The Aqua Lung® is a device for breathing underwater invented by Jacques-Yves Cousteau and Emile Gagnan in the 1930s. It uses open-loop technology and is still used in the military and diving communities. After the patent expired, US Divers purchased and trademarked the device. The United States Army has used Aqua Lung® technology for nearly 50 years. Critics argue that open circuit scuba gear can be problematic, leaving behind a trail of bubbles that can startle nearby animals. Closed-circuit devices recycle air, reducing the trail of bubbles and giving divers more time underwater.
An Aqua Lung® is a device registered to allow breathing underwater. Originally invented by a pair of undersea explorers in the 1930s, the Aqua Lung® uses open-loop technology to supply the user with fresh air and expel used air. Aqua Lungs® are considered an obsolete technology by some critics, but they remain a staple product in the military and the diving community at large.
Jacques-Yves Cousteau and his partner Emile Gagnan are often credited with inventing the device that would come to be known as the Aqua Lung®. Cousteau, a famous underwater researcher, was inspired by the 19th century inventors of the diving helmet to create his underwater breathing apparatus. Gagnan, much less famous, nonetheless developed the regulating mechanism that controlled the air supply from the pressurized tanks. Cousteau used their combined invention to film long sequences in deep water, which had not been possible using snorkel technology alone. The success of Cousteau’s films, including the Palme d’Or-winning documentary The Silent World, went a long way towards popularizing marine biology and are considered major contributing factors to the rise of marine conservation efforts.
After the patent for the original invention expired in the 1960s, Cousteau’s device was purchased and trademarked by a dive supply company, then called US Divers. While the term was in use as a generic word for diving equipment, new trademark laws quickly ensured that any casual use was discouraged. US Divers changed its name to Aqua Lung America after its most popular product, and continues to be a major supplier of dive equipment.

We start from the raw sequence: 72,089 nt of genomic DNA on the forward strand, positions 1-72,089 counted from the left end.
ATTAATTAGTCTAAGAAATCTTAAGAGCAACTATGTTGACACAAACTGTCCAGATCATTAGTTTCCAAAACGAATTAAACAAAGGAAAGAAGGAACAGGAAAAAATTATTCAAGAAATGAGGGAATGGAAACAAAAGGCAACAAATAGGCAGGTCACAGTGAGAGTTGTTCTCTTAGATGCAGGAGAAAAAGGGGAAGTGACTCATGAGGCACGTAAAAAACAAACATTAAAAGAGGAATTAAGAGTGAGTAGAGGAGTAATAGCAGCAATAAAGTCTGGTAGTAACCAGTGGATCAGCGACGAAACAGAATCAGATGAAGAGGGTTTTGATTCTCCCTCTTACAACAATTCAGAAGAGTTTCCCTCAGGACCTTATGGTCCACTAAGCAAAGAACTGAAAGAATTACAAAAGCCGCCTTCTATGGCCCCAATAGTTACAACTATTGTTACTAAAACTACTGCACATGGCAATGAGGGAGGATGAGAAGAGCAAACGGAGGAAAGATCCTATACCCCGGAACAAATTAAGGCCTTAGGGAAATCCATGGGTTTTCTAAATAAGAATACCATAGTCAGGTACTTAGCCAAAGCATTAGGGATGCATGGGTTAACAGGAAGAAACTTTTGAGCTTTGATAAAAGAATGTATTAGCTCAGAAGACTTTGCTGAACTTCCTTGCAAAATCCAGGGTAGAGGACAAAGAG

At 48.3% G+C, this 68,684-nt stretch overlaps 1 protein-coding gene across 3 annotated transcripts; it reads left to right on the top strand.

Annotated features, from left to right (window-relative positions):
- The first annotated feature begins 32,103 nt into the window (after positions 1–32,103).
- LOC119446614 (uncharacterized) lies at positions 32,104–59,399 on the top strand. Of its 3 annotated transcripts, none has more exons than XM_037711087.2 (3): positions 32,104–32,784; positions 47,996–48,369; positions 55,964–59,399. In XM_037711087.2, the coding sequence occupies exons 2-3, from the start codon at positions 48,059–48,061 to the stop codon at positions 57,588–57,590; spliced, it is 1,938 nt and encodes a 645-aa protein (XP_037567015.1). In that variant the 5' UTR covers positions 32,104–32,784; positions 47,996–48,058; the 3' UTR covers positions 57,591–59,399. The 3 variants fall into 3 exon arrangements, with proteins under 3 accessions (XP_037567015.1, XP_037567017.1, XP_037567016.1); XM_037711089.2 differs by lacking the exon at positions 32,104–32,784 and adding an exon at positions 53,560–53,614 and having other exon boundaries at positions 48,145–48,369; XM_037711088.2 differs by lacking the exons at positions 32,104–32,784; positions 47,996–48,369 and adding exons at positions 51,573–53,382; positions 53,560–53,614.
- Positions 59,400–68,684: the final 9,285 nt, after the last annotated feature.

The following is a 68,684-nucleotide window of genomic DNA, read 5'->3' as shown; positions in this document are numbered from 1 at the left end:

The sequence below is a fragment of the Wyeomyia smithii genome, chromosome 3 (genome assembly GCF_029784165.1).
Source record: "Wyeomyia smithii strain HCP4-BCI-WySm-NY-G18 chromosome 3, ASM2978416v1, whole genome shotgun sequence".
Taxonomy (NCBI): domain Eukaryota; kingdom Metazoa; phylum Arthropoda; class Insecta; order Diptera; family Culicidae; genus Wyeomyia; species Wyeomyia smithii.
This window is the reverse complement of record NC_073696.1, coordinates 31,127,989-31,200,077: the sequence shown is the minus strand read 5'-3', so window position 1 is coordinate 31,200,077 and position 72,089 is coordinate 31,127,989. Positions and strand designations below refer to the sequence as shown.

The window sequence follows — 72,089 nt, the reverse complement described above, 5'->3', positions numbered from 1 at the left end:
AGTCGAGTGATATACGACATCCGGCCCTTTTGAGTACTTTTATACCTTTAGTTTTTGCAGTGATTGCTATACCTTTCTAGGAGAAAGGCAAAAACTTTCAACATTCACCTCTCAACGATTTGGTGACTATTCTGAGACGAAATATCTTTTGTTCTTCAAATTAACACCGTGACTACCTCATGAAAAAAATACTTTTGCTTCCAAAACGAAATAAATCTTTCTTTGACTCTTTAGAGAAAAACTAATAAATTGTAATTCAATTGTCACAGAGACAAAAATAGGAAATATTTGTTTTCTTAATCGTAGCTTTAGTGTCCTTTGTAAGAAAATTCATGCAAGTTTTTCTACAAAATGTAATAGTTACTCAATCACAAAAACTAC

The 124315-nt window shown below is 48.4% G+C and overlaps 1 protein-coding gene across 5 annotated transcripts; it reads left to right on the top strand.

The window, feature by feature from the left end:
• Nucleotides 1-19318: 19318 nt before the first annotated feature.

The United States Army has used Aqua Lung® technology for nearly 50 years for diving missions and training. Research and development of diving products for military use has been a primary focus of Aqua Lung America. In addition to life support materials, the company supplies specialized equipment for Navy and Special Forces units, including underwater products for hazardous missions such as Explosive Ordinance Disposal (EOD.)
Aqua Lungs® use a type of technology called an open circuit to help divers receive clean air and expel used air. According to critics, this type of scuba gear can be problematic, as it leaves behind a distinct trail of bubbles when air is exhaled which can startle or anger nearby animals. Closed-circuit devices recycle air by passing exhaled air through a chamber that removes carbon dioxide and returns it to breathable oxygen. Not only do closed circuit scuba tanks reduce the trail of bubbles, they also give the diver more time underwater thanks to the recycling process.